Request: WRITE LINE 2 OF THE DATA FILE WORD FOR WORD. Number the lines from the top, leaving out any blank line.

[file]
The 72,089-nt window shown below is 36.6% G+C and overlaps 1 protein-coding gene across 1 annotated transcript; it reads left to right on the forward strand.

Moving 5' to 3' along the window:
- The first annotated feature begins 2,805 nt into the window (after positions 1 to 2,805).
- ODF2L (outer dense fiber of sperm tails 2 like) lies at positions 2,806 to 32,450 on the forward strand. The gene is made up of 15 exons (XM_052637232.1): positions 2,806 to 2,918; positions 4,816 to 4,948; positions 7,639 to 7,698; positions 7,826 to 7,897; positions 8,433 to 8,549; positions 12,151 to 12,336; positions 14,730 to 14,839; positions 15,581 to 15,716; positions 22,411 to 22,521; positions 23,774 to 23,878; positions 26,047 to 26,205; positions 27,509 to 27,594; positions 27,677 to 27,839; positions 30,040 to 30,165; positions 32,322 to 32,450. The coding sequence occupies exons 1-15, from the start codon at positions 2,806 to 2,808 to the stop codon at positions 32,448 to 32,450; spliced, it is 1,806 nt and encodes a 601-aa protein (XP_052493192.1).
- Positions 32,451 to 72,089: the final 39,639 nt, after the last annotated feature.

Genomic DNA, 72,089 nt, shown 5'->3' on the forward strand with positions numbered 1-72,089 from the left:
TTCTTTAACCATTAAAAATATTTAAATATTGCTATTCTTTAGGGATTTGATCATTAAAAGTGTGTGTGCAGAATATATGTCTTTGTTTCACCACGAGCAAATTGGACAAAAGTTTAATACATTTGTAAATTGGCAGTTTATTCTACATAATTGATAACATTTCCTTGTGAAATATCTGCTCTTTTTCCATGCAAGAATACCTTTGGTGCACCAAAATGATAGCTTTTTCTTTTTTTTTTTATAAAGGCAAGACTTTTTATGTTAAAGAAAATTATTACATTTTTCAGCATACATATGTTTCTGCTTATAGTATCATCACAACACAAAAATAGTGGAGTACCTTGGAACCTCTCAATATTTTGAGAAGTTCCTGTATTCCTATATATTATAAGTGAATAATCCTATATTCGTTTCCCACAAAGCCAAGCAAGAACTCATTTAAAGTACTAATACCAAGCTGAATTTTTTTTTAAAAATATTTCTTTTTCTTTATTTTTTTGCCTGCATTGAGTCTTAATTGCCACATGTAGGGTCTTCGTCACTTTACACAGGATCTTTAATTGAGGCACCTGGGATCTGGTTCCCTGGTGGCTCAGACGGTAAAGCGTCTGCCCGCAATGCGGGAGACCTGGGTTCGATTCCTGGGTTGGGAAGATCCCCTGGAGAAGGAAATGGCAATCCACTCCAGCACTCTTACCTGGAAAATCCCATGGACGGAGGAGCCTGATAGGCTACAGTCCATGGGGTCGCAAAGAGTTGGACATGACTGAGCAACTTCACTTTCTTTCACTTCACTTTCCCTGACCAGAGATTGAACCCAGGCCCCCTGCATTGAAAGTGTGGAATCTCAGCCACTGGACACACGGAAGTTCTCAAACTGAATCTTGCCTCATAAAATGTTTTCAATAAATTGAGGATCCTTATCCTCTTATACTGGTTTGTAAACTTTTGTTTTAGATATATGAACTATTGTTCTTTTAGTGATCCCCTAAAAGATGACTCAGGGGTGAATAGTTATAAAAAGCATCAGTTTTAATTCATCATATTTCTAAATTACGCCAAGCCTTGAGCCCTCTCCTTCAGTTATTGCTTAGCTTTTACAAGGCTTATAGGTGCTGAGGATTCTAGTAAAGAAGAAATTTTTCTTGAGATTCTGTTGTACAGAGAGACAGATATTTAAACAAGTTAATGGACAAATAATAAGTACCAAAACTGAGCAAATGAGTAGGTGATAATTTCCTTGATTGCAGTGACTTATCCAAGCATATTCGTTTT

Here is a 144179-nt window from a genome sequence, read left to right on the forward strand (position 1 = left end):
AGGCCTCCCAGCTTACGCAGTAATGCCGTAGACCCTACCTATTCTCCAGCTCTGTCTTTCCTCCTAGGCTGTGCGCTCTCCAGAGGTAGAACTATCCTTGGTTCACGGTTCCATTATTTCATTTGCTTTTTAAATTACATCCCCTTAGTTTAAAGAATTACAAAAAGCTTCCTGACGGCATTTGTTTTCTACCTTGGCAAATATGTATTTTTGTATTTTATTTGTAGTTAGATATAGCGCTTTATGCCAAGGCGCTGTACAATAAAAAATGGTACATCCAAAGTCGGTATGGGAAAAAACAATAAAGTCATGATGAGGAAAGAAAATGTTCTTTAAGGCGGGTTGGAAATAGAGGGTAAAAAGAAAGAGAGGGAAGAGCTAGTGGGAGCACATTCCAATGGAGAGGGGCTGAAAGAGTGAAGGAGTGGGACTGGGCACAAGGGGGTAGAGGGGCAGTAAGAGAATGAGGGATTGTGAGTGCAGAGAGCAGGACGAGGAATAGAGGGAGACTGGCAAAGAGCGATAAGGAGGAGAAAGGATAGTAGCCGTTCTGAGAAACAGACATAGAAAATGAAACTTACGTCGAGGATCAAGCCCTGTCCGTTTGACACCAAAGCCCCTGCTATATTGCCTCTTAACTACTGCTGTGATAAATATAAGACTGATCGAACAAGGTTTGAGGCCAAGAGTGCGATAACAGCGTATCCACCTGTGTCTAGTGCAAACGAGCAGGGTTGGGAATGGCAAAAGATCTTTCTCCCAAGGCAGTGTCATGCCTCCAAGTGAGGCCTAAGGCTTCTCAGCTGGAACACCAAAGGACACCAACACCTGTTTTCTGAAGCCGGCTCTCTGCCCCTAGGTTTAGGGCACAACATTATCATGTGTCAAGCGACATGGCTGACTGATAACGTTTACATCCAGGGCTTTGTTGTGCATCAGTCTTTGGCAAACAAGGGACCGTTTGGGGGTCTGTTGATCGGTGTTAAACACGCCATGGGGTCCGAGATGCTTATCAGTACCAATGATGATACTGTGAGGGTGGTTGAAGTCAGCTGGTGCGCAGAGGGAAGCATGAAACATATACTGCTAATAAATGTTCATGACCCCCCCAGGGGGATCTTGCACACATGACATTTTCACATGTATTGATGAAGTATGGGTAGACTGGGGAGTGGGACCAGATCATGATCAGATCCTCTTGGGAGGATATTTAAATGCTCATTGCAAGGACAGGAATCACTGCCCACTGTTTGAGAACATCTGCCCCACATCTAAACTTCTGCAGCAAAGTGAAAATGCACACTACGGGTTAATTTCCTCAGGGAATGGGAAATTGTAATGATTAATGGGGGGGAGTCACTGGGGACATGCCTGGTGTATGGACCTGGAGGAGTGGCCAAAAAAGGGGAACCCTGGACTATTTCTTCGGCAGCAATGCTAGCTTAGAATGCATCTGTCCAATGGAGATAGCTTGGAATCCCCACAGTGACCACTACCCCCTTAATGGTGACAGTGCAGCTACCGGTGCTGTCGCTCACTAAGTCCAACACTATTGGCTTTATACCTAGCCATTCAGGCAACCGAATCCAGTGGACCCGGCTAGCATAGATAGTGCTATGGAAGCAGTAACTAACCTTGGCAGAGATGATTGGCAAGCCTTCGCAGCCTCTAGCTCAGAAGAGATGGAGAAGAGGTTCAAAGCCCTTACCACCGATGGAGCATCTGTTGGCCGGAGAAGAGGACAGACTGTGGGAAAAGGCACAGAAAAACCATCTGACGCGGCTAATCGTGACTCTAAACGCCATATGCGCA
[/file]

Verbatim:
Moving 5' to 3' along the window: